A common question we received when Nicklas Grossmann was placed on waivers yesterday by the Calgary Flames was about the salary cap implications of his potential assignment to the American Hockey League. With all of the wonkiness and wackiness regarding the long-term injured reserve, cap relief and remaining cap space, we thought we’d dig into it a bit.
Here’s the gist: the LTIR relief is based upon the cap space when LTIR was originally applicable. Presumably Ladislav Smid’s LTIR declaration is retroactive to the beginning of the season; his injury dates back at least that far and it would have to be retroactive in order for the Flames to get the maximum cap relief. The reason that’s important is that once the LTIR is “active,” the cap space used to calculate it stays put.
(The above passage, from Article 50.10 of the CBA, indicates LTIR can be retroactive.)
(This passage from section 50.10 refers to an “interim” period between when a player initially goes on LTIR and when they’re fit to play, which indicates that teams are able to shuffle things underneath that cap relief. It’s the most specific example in the section about whether adjustments can be made.)
On Oct. 12, when the season began, the Flames had $8,266 in cap space. The LTIR relief is defined as the difference between the total cap hit of the player on LTIR ($3.5 million for Smid) and the existing cap space, which would be $3,491,734.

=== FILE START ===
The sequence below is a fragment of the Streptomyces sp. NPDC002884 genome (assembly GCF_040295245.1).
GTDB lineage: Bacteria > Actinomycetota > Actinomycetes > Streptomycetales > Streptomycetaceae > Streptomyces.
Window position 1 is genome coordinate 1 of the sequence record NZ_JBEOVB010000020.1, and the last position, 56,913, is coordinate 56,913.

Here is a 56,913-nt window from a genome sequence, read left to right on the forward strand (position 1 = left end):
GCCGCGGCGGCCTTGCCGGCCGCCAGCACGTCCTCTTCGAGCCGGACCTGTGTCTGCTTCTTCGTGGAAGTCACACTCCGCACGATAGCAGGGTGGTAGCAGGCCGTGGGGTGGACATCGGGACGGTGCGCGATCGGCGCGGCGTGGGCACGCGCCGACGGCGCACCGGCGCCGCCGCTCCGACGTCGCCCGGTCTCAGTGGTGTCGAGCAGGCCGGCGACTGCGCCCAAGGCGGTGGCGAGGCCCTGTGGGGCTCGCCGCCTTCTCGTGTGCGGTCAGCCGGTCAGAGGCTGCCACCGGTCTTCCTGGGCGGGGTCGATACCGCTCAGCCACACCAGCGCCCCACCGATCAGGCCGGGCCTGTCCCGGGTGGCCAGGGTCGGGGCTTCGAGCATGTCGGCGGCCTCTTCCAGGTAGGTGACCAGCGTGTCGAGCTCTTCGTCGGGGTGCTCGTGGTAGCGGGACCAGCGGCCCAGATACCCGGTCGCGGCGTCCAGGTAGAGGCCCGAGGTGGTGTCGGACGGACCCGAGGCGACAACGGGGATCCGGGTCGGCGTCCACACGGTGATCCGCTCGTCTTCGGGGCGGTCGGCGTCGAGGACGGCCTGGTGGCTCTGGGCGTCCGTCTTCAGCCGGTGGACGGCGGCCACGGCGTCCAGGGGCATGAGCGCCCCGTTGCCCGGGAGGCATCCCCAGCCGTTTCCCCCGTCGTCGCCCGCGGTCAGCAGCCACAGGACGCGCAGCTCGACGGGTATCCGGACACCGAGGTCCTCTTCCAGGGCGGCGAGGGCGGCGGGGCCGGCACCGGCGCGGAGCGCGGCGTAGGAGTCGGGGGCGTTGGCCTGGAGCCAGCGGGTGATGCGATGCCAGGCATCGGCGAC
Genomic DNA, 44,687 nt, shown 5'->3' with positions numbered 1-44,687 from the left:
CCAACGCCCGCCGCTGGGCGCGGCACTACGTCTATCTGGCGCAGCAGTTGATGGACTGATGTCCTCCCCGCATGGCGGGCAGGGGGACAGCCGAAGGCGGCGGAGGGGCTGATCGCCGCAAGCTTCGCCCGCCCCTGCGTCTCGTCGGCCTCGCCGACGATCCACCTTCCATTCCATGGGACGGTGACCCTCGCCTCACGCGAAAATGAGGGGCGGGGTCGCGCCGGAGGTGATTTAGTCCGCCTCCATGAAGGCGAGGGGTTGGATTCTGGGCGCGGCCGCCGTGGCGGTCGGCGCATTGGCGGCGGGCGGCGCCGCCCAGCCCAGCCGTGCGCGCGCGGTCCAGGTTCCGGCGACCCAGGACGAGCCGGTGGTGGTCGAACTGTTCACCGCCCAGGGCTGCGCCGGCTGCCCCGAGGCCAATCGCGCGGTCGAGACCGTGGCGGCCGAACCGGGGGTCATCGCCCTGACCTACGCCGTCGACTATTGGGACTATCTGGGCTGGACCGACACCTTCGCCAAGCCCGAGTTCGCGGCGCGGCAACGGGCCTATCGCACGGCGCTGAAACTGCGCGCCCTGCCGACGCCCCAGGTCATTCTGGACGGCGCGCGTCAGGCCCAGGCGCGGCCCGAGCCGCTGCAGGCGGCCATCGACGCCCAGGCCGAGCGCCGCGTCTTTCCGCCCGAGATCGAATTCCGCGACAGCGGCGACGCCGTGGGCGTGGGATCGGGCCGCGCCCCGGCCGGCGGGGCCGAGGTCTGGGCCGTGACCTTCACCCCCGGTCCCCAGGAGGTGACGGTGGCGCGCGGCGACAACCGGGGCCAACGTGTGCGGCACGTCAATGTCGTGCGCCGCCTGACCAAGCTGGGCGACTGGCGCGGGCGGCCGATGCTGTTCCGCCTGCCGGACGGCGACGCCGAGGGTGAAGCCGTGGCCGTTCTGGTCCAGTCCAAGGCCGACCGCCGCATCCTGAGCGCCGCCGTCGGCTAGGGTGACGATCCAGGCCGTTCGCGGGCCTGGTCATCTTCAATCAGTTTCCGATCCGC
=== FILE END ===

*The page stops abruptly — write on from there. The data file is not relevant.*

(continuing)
My understanding of the cap space is thus:
- Because the Flames had the cap space they did when LTIR became active (Oct. 12), they can spend up to $76,491,734 – $3,491,734 over the cap due to Smid’s LTIR relief – without penalty. Anything over that, likely due to bonuses on entry level contracts, would come off the cap next season.
- Grossmann’s potential demotion doesn’t impact the cap space in any way. This is either because (a) he was on the roster as of Oct. 12 (when LTIR is likely retroactive to) or (b) he was on the roster when LTIR was enacted, after the Kris Versteeg injury and Hunter Shinkaruk recall.
Now, this is just for illustrative purposes, because the cap is actually calculated daily and is based on averaged NHL salaries across the 180 days of the “playing season.” Grossmann’s been paid $86,250 through the first 27 days of the playing season and his demotion would create about $488,750 in space from now until the end of the season.
Long story short? Because Grossmann was on the roster when the season began and went down when he went down (after LTIR), the Flames’ overall cap relief and total amount they’re allowed to spend does not change. It’s roughly $76,491,734. As long as they don’t violate the 23-man active roster limit, they can send Grossmann down and recall some other players, and their overall cap space does not change.